Just a day after he announced his candidacy for the vacant Sampson County Clerk of Court’s position, Republican Dwight Williams Jr. received the call he was being appointed to fill the void.
Williams officially announced he would be running for Clerk of Court during a reception at The Ashford Inn Thursday night. On Friday, Senior Resident Superior Court Judge Albert D. Kirby Jr. selected Williams to complete former clerk Norman Wayne Naylor’s unexpired term, which ends November 2018.
“I thought Dwight was the best choice,” Kirby told The Independent. “It was a tough choice, but Dwight seemed to have the edge.”
Kirby held interviews with several Republican and Democrat hopefuls — seven in all — in recent weeks, meeting with each for “no less than an hour,” he noted. In addition to Williams, Kirby recounted productive talks with Republicans Chris Driver, Chris Fann and Barbara Moore, as well as Democrats Tammy Grady, Brent Baggett and Jerry Bradshaw.
“I wanted to make an informed decision,” said Kirby. “My mind wavered and I asked the Lord about it. They could all be clerk and one of them might be. There is an election in November, so if I’m wrong, the citizens will ultimately make it right.”
Williams said Thursday that, as Sampson Clerk of Court, he would work, professing to have “a server’s heart.” On Friday, upon being notified of his appointment, he stood by that.
“I appreciate the appointment by Judge Kirby and I look forward to serving the judiciary, the attorneys in town and the public of Sampson County,” Williams said Friday, via telephone following the appointment. “I pledged last night to serve the citizens of this county and I plan to do that.”
Williams will hold the office until November, when the election takes place. Primaries will be held in April following the filing period next month. Even with his appointment, Williams is expected to file for election to the office.
A presence in the Sampson County Republican Party for years, Williams served as a precinct chairman, precinct judge, county treasurer, county vice-chairman and ultimately as local party chairman, a position he held for more than five years. Williams also served for a short time on the three-member Sampson County Board of Elections.
A lifetime resident of Vann Crossroads, he worked with the family farming operation for a number of years, with H.N. Carr, Inc. of Clinton for a short time and then for the next 27 years with the North Carolina Farm Bureau Insurance and American Farm Bureau Insurance Services in their Crop Insurance Divisions. He served in various managerial capacities until his retirement at the end of 2014.
He said that career has prepared him for the managerial responsibilities and the customer service requirements that come with the Clerk of Court’s post. Kirby said he felt the same way.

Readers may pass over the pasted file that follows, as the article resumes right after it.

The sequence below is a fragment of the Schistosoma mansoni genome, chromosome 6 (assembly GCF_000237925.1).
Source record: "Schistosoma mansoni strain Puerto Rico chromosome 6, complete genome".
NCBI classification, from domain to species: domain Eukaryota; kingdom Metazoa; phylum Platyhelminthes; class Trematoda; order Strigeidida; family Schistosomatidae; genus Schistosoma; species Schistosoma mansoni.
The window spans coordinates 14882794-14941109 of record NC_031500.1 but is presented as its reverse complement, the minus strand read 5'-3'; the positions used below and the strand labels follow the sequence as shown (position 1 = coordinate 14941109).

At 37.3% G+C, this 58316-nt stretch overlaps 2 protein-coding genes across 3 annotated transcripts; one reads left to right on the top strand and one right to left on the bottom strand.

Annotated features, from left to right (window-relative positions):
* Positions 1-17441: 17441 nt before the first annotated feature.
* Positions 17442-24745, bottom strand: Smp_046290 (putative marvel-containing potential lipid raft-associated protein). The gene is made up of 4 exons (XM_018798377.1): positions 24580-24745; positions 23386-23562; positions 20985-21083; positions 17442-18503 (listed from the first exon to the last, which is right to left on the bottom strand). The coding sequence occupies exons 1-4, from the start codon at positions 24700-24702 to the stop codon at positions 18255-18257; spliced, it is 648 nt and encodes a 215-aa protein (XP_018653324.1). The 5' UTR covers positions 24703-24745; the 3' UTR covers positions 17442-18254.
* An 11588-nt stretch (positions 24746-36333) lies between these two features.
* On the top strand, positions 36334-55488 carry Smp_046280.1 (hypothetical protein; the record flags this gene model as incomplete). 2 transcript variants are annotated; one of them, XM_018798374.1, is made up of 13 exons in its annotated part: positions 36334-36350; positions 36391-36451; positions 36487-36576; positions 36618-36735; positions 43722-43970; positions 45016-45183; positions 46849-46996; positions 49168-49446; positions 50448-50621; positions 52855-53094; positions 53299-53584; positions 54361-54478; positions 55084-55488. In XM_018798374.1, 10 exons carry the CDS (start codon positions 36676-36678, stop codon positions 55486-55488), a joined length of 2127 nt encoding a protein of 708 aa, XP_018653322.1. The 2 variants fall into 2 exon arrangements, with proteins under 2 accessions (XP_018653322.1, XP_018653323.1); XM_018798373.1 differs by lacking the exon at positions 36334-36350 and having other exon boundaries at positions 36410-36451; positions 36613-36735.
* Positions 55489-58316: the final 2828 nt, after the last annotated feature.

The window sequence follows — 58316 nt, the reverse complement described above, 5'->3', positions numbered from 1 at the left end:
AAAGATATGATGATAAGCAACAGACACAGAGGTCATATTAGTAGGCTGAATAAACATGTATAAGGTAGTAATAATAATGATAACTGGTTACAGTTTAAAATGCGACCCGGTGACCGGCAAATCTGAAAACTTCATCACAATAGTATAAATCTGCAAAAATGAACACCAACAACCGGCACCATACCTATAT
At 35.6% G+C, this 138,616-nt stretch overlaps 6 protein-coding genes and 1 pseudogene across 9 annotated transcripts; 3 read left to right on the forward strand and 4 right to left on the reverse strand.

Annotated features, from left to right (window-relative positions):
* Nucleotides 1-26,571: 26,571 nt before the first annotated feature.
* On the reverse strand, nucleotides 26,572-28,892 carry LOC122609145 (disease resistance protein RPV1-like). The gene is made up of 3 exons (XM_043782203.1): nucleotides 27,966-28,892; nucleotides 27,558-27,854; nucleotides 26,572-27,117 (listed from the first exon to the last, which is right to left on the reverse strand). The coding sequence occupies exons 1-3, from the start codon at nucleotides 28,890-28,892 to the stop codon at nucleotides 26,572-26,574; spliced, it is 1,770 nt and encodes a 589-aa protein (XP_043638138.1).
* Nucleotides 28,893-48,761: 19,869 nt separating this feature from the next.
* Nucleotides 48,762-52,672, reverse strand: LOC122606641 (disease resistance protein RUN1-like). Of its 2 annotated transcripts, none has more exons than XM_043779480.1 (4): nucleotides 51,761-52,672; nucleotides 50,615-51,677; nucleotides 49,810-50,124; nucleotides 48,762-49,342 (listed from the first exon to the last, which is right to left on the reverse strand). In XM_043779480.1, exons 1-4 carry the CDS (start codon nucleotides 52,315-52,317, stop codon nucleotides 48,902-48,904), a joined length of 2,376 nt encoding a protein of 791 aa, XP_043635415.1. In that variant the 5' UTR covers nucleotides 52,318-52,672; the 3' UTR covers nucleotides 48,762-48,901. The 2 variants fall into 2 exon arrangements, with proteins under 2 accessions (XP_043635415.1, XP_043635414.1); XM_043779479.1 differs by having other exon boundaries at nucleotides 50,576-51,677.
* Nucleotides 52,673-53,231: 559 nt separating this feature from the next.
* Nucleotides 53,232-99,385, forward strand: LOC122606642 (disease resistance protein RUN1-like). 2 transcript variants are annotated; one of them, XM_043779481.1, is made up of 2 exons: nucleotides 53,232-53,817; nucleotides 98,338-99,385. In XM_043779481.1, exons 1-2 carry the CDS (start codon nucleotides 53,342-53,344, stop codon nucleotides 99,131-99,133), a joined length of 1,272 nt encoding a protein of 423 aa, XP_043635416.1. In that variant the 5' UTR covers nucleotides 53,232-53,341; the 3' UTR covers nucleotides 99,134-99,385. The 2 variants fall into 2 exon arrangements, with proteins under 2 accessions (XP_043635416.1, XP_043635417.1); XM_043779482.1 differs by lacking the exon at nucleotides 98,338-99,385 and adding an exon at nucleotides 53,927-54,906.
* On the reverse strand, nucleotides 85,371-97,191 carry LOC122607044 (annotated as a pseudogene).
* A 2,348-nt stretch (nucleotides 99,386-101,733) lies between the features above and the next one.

Speaking to The Independent, the judge pointed out particular skills that each of the candidates had that would make them a fit for the clerk’s position. He said each showed well in the interviews and brought ideas, energy and thoughtfulness to the process. In the end, Kirby said he felt the appointee filling the unexpired term should be Republican, as that is Naylor’s affiliation. He ultimately landed on Williams, crediting the Republican Party mainstay for his “maturity.”
Since January 2015, Williams has served as district director for U.S. Congressman David Rouzer in North Carolina’s 7th Congressional District. During their interview, Kirby asked Williams why he would want to leave that job for the clerk’s position.
“He told me ‘I love Sampson County and I am a man of service. I feel I can touch people best as clerk,’” Kirby recalled. “He had a maturity to him. That resonated with me.”
Kirby said he also felt that having Williams would quell rumors of upheaval and people possibly losing their jobs in a transition.
“He told me he would sit down, listen and learn,” said Kirby. “He knows that you get the best bang for your buck by supporting your support staff. I felt he was closest to Mr. Naylor in temperament, so you’re getting Mr. Naylor in there in a different form.”
Naylor stepped down on Dec. 31, 2017, cutting his fourth term short by 11 months. In the months leading up to his departure, Naylor endorsed Williams to fill out his unexpired term. Williams accepted Naylor’s offer, however no succession plan — which would have required former Senior Resident Superior Court Judge William Douglas Parsons’ approval — was in place prior to Parsons’ sudden passing in September.
Kirby has been getting things situated on his end since the governor appointed him to the bench last month. He wound down his private practice in the month that followed, a prerequisite to officially swearing the oath, which happened earlier this week. The clerk’s appointment was atop Kirby’s to-do list.
He said deputy and assistant clerks have been able to, on a temporary basis, take care of some paperwork within the office since Naylor left. However, the Administrative Office of the Courts has stepped in to sign off on other documents as necessary.
“Nothing serious has occurred and we’re in a good position to get a clerk installed,” said Kirby.
Kirby and Williams are expected to meet in judge’s chambers on Saturday, with a formal swearing-in anticipated for the beginning of next week. The two said formalities will be hashed out over the weekend, with Kirby noting he wanted to have Williams sworn in Monday or Tuesday.
“All of this is at Judge Kirby’s direction and convenience,” said Williams. “And what is convenient for him, I will make convenient for me.”
Reach Managing Editor Chris Berendt at 910-249-4616. Follow the paper on twitter @SampsonInd and like us on Facebook.